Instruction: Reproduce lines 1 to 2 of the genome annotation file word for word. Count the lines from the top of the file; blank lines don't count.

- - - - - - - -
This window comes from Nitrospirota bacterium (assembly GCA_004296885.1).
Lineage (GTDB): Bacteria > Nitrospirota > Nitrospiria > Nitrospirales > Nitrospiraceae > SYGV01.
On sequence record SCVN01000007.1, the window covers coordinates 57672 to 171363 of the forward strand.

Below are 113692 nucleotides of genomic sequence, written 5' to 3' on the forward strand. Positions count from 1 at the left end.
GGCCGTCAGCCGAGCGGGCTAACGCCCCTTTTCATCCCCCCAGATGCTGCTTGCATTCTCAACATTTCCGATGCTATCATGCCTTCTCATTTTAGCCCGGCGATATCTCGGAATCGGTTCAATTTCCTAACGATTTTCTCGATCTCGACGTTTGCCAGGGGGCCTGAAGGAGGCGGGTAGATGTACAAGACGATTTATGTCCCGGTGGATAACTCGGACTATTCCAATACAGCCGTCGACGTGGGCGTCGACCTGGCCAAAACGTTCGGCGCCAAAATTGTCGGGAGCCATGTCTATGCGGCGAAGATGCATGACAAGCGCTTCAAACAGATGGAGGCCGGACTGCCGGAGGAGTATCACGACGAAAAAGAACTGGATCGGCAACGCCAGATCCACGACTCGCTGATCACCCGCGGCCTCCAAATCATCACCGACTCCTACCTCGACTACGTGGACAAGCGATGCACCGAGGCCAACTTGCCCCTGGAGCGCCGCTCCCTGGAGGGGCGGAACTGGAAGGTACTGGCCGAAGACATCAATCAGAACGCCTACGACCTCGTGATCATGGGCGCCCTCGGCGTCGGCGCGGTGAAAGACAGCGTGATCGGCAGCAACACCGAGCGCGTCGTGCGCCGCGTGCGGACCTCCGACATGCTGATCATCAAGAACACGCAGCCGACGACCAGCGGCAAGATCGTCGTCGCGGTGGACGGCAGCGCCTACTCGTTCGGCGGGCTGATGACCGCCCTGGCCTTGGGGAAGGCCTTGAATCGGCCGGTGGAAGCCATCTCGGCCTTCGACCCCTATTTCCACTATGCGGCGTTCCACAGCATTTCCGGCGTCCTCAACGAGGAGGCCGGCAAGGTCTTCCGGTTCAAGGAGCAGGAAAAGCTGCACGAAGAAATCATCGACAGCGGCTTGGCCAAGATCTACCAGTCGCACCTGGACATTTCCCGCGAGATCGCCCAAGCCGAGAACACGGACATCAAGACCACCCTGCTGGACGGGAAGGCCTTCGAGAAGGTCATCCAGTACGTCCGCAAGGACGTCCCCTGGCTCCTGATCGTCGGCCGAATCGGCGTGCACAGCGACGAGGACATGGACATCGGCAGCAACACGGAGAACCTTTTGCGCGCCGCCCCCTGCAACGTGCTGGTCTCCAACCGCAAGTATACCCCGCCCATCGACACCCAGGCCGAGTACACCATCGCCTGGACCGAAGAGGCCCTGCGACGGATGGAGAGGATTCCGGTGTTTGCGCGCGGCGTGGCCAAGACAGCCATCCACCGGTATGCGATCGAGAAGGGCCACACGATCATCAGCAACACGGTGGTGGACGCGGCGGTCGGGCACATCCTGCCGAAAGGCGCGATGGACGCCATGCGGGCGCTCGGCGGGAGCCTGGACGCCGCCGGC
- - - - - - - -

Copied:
This window comes from Nitrospirota bacterium (assembly GCA_004296885.1).
Lineage (GTDB): Bacteria > Nitrospirota > Nitrospiria > Nitrospirales > Nitrospiraceae > SYGV01.